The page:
View Trip to Washington D.C. in a larger map
View Larger Map
Wednesday, June 1, 2011
WMS, whether dying or not, still has its place in the world of GIS. Given that many organizations have published their spatial data through WMS, it is a very important data source especially in the era of cloud GIS today. GeoCommon’s is one of the first cloud GIS platform that allows users to add WMS as one type of data sources which can mashup on the base map. Follow the blog post “Adding WMS and Tiles in GeoCommons and GeoIQ” I gave it a try using one public WMS called “StatesCitiesRivers_USA” from ArcGIS Online sample server and another from OSGeo.
After log in, select “Make a Map” and pick whatever base map as you like, which in my case is OSM.
Click “+Add” at top-right corner, and select “Upload” tab and “Add a URL Link” tab, and finally select “Web Map Service” in the format dropdown list, and type in the url to WMS’s capabilities files (the url must point to the capabilities XML file either static or dynamic).
Since ArcGIS Server supports WMS 1.3.0, so I tried this highest version of capabilities file, but unfortunate it doesn’t display the WMS layers on top of base layer although it is able to get the list of layers from that WMS.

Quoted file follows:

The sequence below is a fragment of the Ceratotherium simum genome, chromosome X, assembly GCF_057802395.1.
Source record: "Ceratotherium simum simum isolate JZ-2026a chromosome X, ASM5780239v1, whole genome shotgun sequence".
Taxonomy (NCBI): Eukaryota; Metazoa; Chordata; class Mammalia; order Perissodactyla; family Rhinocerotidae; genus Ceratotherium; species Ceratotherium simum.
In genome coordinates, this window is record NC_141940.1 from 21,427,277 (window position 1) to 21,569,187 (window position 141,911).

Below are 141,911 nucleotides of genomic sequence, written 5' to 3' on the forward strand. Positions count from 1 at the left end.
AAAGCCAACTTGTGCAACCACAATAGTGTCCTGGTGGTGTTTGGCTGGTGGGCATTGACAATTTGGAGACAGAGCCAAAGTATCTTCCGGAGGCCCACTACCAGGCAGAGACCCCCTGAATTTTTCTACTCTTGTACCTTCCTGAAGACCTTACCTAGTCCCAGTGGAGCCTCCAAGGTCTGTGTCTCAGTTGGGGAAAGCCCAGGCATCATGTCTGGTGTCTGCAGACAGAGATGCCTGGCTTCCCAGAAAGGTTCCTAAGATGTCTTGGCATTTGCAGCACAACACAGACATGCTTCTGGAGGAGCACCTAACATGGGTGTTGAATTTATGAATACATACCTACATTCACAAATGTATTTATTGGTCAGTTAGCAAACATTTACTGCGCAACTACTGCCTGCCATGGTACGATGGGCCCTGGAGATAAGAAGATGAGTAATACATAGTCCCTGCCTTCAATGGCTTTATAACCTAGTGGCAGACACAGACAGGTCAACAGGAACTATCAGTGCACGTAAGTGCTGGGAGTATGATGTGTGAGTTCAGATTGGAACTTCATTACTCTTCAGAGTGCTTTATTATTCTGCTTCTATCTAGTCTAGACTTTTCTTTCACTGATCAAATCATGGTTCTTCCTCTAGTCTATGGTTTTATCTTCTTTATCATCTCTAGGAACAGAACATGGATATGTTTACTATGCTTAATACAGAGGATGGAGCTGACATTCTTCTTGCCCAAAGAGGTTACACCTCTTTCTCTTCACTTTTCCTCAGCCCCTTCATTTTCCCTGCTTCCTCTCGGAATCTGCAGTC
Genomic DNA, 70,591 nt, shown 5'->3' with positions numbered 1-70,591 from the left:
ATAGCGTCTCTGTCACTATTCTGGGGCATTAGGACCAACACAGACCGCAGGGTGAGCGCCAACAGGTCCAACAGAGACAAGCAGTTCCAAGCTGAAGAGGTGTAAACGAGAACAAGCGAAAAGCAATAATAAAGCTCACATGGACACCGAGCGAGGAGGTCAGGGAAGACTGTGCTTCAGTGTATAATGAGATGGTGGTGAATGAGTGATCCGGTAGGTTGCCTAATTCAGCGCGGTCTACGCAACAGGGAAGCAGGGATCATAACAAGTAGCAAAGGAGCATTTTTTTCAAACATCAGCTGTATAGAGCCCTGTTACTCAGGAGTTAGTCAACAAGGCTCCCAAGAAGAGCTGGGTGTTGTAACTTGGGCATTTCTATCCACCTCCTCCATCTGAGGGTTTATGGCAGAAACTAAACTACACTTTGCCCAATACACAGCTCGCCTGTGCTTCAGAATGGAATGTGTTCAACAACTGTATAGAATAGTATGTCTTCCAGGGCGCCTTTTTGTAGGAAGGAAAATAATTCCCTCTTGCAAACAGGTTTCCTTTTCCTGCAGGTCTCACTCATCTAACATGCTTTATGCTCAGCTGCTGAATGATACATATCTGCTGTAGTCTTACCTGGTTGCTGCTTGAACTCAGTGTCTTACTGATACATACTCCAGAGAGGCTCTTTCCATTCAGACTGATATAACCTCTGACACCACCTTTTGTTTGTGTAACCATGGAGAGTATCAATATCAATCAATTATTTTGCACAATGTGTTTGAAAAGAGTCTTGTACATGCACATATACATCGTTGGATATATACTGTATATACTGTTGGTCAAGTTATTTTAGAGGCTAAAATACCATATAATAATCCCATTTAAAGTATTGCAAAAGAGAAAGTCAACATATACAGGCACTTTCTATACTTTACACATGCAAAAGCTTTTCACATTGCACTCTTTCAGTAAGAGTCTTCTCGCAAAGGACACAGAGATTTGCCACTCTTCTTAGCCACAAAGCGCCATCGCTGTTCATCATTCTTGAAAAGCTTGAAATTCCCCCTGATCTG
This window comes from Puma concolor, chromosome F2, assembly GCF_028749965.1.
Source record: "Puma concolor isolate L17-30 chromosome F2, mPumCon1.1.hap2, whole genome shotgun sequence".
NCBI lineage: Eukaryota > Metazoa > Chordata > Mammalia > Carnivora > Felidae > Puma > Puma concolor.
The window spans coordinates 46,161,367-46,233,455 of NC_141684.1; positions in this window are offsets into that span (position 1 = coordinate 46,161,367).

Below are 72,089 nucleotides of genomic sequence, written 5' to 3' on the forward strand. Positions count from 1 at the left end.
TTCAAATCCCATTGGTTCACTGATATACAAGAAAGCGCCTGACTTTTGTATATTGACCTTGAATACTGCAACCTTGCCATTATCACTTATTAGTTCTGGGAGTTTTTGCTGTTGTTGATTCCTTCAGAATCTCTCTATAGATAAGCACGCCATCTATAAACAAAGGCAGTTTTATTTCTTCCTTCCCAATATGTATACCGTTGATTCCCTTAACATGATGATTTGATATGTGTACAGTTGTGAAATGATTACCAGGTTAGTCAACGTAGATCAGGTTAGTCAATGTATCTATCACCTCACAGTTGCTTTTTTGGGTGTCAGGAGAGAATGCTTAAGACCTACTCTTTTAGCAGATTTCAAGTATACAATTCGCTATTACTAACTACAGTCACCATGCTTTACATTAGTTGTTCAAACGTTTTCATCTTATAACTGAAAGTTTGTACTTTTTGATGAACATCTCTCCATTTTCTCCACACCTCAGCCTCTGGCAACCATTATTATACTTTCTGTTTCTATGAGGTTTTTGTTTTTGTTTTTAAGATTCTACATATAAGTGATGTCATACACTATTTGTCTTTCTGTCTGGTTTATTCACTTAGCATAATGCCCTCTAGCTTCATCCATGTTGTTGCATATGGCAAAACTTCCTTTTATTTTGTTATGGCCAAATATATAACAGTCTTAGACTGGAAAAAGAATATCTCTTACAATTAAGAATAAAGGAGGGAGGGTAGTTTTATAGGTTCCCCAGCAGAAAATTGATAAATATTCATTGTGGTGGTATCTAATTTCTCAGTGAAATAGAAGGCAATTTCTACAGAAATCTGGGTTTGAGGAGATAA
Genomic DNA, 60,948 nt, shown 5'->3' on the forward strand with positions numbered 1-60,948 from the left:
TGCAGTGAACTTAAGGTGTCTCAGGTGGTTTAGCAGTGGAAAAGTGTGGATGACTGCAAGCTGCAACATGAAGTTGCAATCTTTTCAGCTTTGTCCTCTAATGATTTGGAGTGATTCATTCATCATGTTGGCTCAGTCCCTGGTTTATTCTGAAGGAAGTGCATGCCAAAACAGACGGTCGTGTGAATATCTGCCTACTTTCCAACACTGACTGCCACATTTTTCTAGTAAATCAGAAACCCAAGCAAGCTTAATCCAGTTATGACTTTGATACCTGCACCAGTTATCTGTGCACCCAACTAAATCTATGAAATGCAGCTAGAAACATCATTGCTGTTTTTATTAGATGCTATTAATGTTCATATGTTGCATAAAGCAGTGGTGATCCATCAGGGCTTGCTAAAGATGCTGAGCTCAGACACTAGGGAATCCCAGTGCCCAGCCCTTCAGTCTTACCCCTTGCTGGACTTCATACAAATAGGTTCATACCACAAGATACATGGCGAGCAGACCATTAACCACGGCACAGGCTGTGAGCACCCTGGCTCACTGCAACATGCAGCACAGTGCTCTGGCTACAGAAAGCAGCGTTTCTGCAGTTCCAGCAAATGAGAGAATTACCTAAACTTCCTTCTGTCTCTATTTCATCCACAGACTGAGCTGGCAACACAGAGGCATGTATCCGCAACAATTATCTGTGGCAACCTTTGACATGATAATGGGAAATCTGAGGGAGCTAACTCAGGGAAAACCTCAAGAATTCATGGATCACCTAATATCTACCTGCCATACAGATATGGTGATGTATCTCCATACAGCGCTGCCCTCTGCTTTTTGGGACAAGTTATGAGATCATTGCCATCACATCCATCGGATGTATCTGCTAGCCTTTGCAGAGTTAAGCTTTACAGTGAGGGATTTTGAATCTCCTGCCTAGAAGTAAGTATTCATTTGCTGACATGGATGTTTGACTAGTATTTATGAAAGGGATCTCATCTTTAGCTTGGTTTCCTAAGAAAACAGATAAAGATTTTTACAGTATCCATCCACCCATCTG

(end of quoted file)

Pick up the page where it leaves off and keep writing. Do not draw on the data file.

Next I switched to version 1.1.1, which actually worked for me.
For the WMS overlay in GeoCommons, users are able to turn and off individual or all layers, and also change the opacity of the whole WMS overlay which obviously happens at client side (because WMS itself doesn’t support opacity). But none of other style or filter options are available to WMS layer. What is also observed is that WMS map is requested from server as multiple tiles instead of a single map image, which may be because GeoCommons platform currently doesn’t support any dynamic mapping service like WMS. Unless those tiles from WMS are cached at client-side, it’s not quite efficient.
One big problem I see, which is also quite obvious from the screenshot , is that GeoCommons requests WMS map in EPSG:4326 even though the base map is Web Mercator (EPSG:3857 or EPSG":900913 for most open source GIS community). This is caused by the fact that the public ArcGIS Server WMS service doesn’t list EPSG:900913 as one of the supported SRS.
I then added the public WMS from OSGeo, which supports EPSG:900913, which is side proof of what happened to ArcGIS Online Sample Server.
Since ArcGIS Server WMS doesn’t support EPSG:900913 (not in the way when it’s named as 900913) at this point, the only workaround is to choose one of the base map marked as (4326).
Now it overlays perfectly.